When I became an adult, around 1990, “adulting” had not yet been coined as a verb. One by one, though, starting in 2013 and continuing into last year, each of our four children turned 18 and entered the legal sphere of adulthood. And at the same time, the widespread use of “to adult” as a verb has caught on.

Anyone who has either lived through young adulthood themselves or who has parented young adults understands that adulthood does not descend suddenly on a person on their 18th or 21st birthday. Instead, adulthood comes gradually, at different rates for different people. Sometimes adulthood is thrust upon us, and sometimes, we intentionally make choices to live in a more adult manner.

I love the term “adulting” because it’s active, not static — it’s something we do, not something we are. All four of our somewhat grown-up kids occasionally send us photos of good adulting moments — a healthy stir fry vegetable dinner, a weekend night alone with a laptop and term paper, a first flight unaccompanied by a parent.

But all of our kids have also had moments where they’ve missed hitting the basic standards of adulting. These we are less likely to find out about in real time, and more likely to learn about later — sometimes from their siblings who let a story slip about a recent near-disaster. Twice in the last few months, we’ve received calls from young adult children asking us if we could possibly give them a ride to where their cars had been towed. It’s not quite adulting to believe that “No Parking” is more of a suggestion than a law. “Doesn’t he know we watch ‘Ozark’ Monday nights?” Bill said to me as we drove to where our son was stranded. “I thought we were done with this phase.”

There is a significant difference between a young adult still wrapping up the teen years and one who is out of college, with a job and health insurance. We have both versions. After a recent restless night worrying about our daughter, legally an adult but still a teen, Bill felt he had received a message from God on the approach we needed to take with her. “I had this image that felt very clear,” he told me when we woke up. “An icy sidewalk and salt being sprinkled over it. We need to be the salt. We don’t choose the path or build the sidewalk, or even walk alongside her all the time. But when we can, we sprinkle the salt.”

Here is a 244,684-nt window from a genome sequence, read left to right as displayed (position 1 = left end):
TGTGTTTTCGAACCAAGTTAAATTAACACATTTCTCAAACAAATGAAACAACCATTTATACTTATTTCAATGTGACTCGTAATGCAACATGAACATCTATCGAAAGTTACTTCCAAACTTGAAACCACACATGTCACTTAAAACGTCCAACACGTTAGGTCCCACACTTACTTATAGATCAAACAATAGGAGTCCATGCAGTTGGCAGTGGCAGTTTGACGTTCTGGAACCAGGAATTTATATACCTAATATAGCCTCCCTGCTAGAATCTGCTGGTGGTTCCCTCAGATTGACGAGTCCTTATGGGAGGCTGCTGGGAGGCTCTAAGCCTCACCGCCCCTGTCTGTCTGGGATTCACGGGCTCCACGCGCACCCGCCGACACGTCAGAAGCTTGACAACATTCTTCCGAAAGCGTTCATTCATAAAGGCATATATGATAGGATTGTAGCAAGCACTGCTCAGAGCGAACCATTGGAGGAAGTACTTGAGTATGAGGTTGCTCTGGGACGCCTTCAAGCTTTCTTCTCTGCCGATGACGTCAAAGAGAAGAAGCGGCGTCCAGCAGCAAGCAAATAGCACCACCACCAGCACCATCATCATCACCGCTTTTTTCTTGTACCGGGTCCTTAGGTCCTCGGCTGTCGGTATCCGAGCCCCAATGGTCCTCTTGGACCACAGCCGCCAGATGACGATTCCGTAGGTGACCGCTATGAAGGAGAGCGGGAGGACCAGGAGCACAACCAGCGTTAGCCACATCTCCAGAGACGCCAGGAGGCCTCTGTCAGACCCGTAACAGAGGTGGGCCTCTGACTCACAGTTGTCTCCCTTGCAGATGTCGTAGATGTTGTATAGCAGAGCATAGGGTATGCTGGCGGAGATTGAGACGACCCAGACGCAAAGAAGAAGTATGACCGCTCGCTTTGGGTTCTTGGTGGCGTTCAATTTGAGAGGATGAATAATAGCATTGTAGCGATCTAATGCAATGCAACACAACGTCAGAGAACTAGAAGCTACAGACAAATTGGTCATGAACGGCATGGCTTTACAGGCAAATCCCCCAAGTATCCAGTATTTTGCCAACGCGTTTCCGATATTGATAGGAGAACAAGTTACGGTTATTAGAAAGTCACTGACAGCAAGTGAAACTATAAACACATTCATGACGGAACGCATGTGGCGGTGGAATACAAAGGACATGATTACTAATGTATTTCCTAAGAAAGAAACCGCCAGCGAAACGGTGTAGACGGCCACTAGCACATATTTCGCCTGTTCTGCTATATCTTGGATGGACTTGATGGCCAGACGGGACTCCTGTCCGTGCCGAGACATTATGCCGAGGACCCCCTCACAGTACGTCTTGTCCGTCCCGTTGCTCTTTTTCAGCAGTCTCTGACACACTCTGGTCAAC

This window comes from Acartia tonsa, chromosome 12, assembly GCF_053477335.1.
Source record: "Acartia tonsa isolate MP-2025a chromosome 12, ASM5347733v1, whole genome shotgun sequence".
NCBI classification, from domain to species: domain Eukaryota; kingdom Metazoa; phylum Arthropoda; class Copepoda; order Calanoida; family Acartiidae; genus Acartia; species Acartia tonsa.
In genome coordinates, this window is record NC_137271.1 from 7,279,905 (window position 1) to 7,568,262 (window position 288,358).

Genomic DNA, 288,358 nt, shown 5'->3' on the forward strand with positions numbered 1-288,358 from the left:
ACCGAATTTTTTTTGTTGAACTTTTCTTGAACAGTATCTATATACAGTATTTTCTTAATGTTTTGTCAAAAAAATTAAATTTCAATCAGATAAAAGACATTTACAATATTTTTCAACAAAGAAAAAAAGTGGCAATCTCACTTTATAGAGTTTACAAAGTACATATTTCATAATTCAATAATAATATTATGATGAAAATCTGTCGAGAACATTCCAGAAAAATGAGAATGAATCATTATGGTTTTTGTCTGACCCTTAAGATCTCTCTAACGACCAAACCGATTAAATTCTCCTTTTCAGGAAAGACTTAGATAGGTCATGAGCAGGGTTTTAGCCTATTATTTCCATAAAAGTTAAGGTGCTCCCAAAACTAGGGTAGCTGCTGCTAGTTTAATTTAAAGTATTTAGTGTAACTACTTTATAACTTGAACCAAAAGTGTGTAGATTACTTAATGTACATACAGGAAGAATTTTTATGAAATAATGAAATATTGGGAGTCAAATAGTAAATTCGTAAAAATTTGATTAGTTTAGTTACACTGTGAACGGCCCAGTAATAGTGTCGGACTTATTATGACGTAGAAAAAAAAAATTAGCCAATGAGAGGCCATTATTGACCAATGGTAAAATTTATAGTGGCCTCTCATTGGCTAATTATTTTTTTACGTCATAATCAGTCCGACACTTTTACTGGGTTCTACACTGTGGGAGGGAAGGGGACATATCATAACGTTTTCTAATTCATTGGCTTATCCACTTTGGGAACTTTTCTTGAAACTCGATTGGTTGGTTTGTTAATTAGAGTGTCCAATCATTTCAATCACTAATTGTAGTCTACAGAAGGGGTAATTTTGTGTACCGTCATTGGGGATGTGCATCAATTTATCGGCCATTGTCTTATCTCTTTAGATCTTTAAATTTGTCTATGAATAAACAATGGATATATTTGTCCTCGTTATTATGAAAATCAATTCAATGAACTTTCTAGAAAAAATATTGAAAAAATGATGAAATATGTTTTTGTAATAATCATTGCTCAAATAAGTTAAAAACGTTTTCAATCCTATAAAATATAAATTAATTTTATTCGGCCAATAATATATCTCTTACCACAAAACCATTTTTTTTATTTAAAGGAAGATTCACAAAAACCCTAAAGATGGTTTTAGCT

Bill’s image brought me comfort for two reasons — first, because it acknowledged that adulthood is slippery. While some like to characterize the late teens and 20s as a carefree time, the sidewalk to full adulthood is slick with choices and challenges that can cause even the most sure-footed to skid off the path. Secondly, Bill’s image gave me a constructive task to do for my own young adult. I can sprinkle salt — salt never melts all the ice on a given patch of sidewalk, rather it melts small pockets and allows the walkers to get a little traction so they are less likely to slip. Traction sounded like a good plan for the given situation.

The tricky thing about adulting is that it just keeps going. Adulting, when done right, is often the shelving of immediate personal satisfaction in favor of something that will be a healthier or better choice long term, either for the person himself or herself, or for the greater community. Adulting is paying the bills before buying the treat; it’s putting down TikTok and hitting the weight room; it’s showing up on time without anyone reminding you. I want my children to learn all these things and do them well and consistently.

But I also want them to know that when adulting is done right, there is joy and fun, and the best parts of childhood. Adulting well includes taking the time to get together with the friends who make you laugh so hard your stomach aches. Part of adulting is remembering how to play and when to take a moment to walk away from your responsibilities, knowing they’ll be there for you when you get back from the kickball game. Adulting is finally not caring what you look like when you dance and how you sound when you sing. Adulting is realizing that being in nature and taking in the mountains, lakes and forests is the ultimate recess time.

Mostly though, adulting is recognizing that the sidewalk is icy for everyone, no matter their age, and that our greatest call is to be salt for others.

Because we all need a little traction.